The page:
Court name
Harare High Court
Case number
HC 2203 of 2006

Machakwi Estates (Pvt) Ltd & Ors v Minister of State for National Security Responsible for Land, Land Reform & Resettlement in the President's Office & Ors (HC 2203 of 2006) [2006] ZWHHC 62 (01 June 2006);

Law report citations
Media neutral citation
[2006] ZWHHC 62






















HARARE, 2, 4 and 2 June 2006


Urgent Chamber Application


D.P Drury,for applicants

Ms Mwatse, for 1st, 3rd, 4th, 5th and 7th respondents

Mr Mawere, for 2nd respondent


            KAMOCHA J: On 12 April 2006 the 2nd respondent applied for and was granted an order ex parte on an urgent basis.  The order that was granted was to the following effect -

"(1)      The respondent and all those claiming possession through him be and are hereby ordered to vacate subdivision 1 of Emelo forthwith.


  1. The Messenger of Court Kwekwe be and is hereby ordered to evict respondent and all those who claim occupation through him from Emelo and give vacant possession to applicant or his agents forthwith.


  1. The Officer-in charge Kwekwe Central Police and his officers are hereby ordered to assist the messenger of court to carry out the eviction forthwith.


  1. Respondent to pay costs.




Interim relief

That this order operates as a rule nisi returnable to this court on 11 May 2006 for respondent to show cause why it should not be made final."


            Armed with this order the 2nd respondent, the messenger of court, 4 uniformed policemen and numerous "youths" went to evict the applicants on Wednesday 19 April 2006 at 12.45 p.m.  The applicants were not present at the property but nevertheless evictions were carried out.  The main gate to the complex was forcibly entered at the instance and direction of the messenger of court.  Padlocks were broken and entry was effected.  The group then made their way to the residence.  They forcibly gained entry into the residence by breaking a gauze screen to an open bedroom window to the main residence and thereafter unlocked doors to that residence from the inside of the house.  As stated above the break in and entry took place when the applicants were not at the property.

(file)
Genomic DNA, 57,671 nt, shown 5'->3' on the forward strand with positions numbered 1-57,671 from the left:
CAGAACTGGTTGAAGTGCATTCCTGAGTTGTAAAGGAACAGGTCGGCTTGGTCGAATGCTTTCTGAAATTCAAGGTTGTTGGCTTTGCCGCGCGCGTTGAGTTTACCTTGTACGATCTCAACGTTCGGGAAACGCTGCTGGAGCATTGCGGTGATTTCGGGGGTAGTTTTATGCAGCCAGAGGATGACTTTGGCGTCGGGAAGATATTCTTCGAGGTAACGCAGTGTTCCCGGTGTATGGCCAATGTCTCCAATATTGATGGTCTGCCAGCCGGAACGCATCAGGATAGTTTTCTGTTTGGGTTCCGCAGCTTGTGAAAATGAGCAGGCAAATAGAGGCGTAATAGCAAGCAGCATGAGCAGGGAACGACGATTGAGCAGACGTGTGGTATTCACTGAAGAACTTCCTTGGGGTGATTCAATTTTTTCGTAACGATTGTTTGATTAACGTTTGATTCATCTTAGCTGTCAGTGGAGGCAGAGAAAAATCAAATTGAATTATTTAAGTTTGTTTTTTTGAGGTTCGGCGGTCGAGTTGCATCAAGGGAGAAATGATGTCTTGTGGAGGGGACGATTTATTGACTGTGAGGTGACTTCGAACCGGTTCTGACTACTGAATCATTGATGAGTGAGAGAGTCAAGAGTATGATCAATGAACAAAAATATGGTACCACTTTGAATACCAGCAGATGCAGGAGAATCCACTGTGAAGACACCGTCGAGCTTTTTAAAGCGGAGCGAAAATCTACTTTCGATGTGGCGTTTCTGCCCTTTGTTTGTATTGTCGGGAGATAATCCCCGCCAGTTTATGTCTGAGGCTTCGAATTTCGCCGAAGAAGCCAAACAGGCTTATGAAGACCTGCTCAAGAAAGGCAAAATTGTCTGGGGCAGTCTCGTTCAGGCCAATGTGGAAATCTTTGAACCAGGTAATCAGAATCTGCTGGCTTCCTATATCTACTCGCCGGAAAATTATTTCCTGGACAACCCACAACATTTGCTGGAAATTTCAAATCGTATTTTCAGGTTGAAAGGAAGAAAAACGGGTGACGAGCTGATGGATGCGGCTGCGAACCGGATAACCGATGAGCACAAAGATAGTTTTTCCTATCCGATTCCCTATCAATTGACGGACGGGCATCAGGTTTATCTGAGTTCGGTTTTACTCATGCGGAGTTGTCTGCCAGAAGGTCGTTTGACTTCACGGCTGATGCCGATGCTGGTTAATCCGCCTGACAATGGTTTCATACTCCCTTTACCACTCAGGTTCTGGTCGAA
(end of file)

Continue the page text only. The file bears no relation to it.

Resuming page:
When the parents of the deponent arrived back at the property at 4 p.m. the messenger of court told them that they were to vacate the property forthwith.  Failing which the messenger of court would personally effect their removal and their property in such manner as he deemed appropriate.  A request to be allowed reasonable time to arrange transport and personnel to effect an orderly vacation of the property fell on deaf ears.

            As can be seen from the ex parte order that was granted, it clearly has the effect of a final order.  That is why the messenger of court effected the evictions pursuant to it.  The applicants were evicted without being served with the application as it was ex parte.  An order with the effect of a final order was granted in the absence of the applicants.  This, the applicants contended, was incompetent and invalid.  Eviction applications cannot be dealt with ex parte.  Moreso when none of the requirements to warrant an ex parte application were satisfied and yet summarily and without adequate or lawful notice applicants had been evicted from their residence.  They also had been deprived of means of livelihood when they have no other residence and no other means of livelihood.  Moreover, no adequate time limits had been provided to them to settle their affairs.

            Apart from the eviction of the applicants from the property, the 2nd respondent, with the apparent assistance of the police, lands officials, the messenger of Court and others claimed immediate right to use and appropriate farm equipment, machinery and materials.  He did so with the simple assertion that the land and all improvements on it including movables were his because of the allocation of land to him on the strength of the offer letter.

            None of the mandatory and peremptory procedures in terms of the Acquisition of Farm Equipment and Materials Act had been commenced or implemented.  None of the movables was idle equipment.

            Quite clearly the 2nd respondent's claim of a right to the use of the farm equipment and machinery and materials is without any legal basis and is ipso facto unlawful.

            The applicants also submitted that their eviction from the property amounted to spoliation.  They contended that the 2nd respondent with the assistance of the police, messenger of court and some youths took the law into their hands or acted without due legal process as the ex parte order they purported to rely on was a nullity and was therefore of no force or effect.

            I am not with the applicants on that point because the respondents acted in terms of a court order albeit that the order was incompetent and bad in law.  It remained in force and could be obeyed until it was set aside or declared a nullity by a court of law.  See Whata v Whata 1994 (2) ZLR 277 at 281-282A

            Before turning to the respondent's arguments I should point out that the offer letter that the 2nd respondent purported to rely on was withdrawn by the Minister of State for National Security, Lands, Land Reform and Resettlement in the President's Office on 20 April 2006.  Consequently, 2nd respondent was forthwith required to cease all or any operations that he might have commenced thereon and immediately vacate the said property.

            The 1st, 3rd, 4th, 5th and 7th respondents do not support him on that issue and neither do they support him on his claim of right to use the farm equipment, machinery and materials.